Smodels: A System for Answer Set Programming

by   Ilkka Niemelä, et al.

The Smodels system implements the stable model semantics for normal logic programs. It handles a subclass of programs which contain no function symbols and are domain-restricted but supports extensions including built-in functions as well as cardinality and weight constraints. On top of this core engine more involved systems can be built. As an example, we have implemented total and partial stable model computation for disjunctive logic programs. An interesting application method is based on answer set programming, i.e., encoding an application problem as a set of rules so that its solutions are captured by the stable models of the rules. Smodels has been applied to a number of areas including planning, model checking, reachability analysis, product configuration, dynamic constraint satisfaction, and feature interaction.


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1 General Information

The Smodels system is written in C++ and the source code, test cases and documentation are available at In order to compile the system a C++ compiler is needed as well as other standard tools such as make, tar, bison, and perl. The system has been developed under Linux and should work as is on any platform having the appropriate GNU tools installed. It has been used on a wide range of hardware (PC/SPARC/Alpha) mostly running Unix. The total number of lines of codes is about 20000.

2 Description of the System

The Smodels system implements the stable model semantics for normal logic programs extended by built-in functions as well as cardinality and weight constraints for domain-restricted programs. In this section we briefly discuss the syntax, implementation techniques and use of the system. More information can be found at the home page

As input the Smodels system takes logic program rules basically in Prolog style syntax:

    ancestor(X,Y) :- ancestor(X,Z),
    ancestor(X,Y) :- parent(X,Y).
    son(X,Y) :- parent(Y,X), male(X).
    daughter(X,Y) :- parent(Y,X), female(X).
    person(X) :- male(X).
    person(X) :- female(X).
    parent(jack, jill). parent(joan, jack).
    male(jack). female(jill). female(joan).

However, in order to support efficient implementation techniques and extensions the programs are required to be domain-restricted where the idea is the following. No proper function symbols are allowed (but we do allow built-in functions) and the predicate symbols in the program are divided into two classes, domain predicates and non-domain predicates. Domain predicates are predicates that are defined non-recursively. In the program above all predicates except ancestor are domain predicates. The predicate ancestor is not a domain predicate because it depends recursively on itself.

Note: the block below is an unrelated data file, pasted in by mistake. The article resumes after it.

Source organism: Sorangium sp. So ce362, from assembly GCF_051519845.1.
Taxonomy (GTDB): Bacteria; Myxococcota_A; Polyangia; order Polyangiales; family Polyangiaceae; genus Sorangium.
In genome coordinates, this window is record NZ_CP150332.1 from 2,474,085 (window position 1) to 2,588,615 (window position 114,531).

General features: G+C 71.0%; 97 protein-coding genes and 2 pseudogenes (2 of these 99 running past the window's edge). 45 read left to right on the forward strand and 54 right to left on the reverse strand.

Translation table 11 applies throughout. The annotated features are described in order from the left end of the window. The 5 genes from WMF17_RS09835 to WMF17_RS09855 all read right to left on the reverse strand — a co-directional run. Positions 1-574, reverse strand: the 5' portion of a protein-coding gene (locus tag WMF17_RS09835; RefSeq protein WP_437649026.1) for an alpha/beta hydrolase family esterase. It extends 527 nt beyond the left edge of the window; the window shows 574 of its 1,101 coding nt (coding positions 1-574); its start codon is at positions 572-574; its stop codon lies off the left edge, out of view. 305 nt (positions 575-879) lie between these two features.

The main intuition of domain predicates is that they are used to define the set of terms over which the variables range in each rule of a program . All rules of have to be domain-restricted in the sense that every variable in a rule must appear in a domain predicate which appears positively in the rule body. For instance, in the first rule of the program above all variables appear in domain predicates parent and person in the body of the rule.

In addition to normal logic program rules, Smodels supports rules with cardinality and weight constraints. The idea is that, e.g., a cardinality constraint

holds in a stable model if at the least 1 but at most 2 of the literals in the constraint are satisfied in the model and a weight constraint

holds if the sum of weights of the literals satisfied in the model is between 10 and 20 (inclusive). With built-in functions for integer arithmetic (included in the system), these kinds of rules allow compact and fairly straightforward encodings of many interesting problems. For example, the N queens problem can be captured using rules as a program queens.lp as follows:

    1 { q(X,Y):d(X) } 1 :- d(Y).
    1 { q(X,Y):d(Y) } 1 :- d(X).
    :- d(X), d(Y), d(X1), d(Y1),
       q(X,Y), q(X1,Y1),
       X != X1,  Y != Y1,
       abs(X - X1) == abs(Y - Y1).

where d(1..n) is a domain predicate giving the dimension of the board (from 1 to integer which can be specified during run time). The first rule says that for each row , a stable model contains exactly one atom where for , holds and similarly in the second rule for all columns. The third rule is an integrity constraint saying that there cannot be two queens on the same diagonal. Now each stable model corresponds to a legal configuration of queens on a board, i.e., is in a stable model iff is a legal position for a queen.